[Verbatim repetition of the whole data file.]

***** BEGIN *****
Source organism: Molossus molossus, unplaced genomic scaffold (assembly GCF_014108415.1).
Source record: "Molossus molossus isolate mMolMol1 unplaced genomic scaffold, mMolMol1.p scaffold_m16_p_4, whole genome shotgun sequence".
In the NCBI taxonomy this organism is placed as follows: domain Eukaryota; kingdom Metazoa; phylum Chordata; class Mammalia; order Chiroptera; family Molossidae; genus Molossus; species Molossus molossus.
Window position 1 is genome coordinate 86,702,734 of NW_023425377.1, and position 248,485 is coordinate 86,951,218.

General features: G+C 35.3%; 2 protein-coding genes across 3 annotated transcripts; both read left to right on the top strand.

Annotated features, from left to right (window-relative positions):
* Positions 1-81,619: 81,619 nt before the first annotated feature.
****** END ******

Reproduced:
Source organism: Molossus molossus, unplaced genomic scaffold (assembly GCF_014108415.1).
Source record: "Molossus molossus isolate mMolMol1 unplaced genomic scaffold, mMolMol1.p scaffold_m16_p_4, whole genome shotgun sequence".
In the NCBI taxonomy this organism is placed as follows: domain Eukaryota; kingdom Metazoa; phylum Chordata; class Mammalia; order Chiroptera; family Molossidae; genus Molossus; species Molossus molossus.
Window position 1 is genome coordinate 86,702,734 of NW_023425377.1, and position 248,485 is coordinate 86,951,218.

General features: G+C 35.3%; 2 protein-coding genes across 3 annotated transcripts; both read left to right on the top strand.

Annotated features, from left to right (window-relative positions):
* Positions 1-81,619: 81,619 nt before the first annotated feature.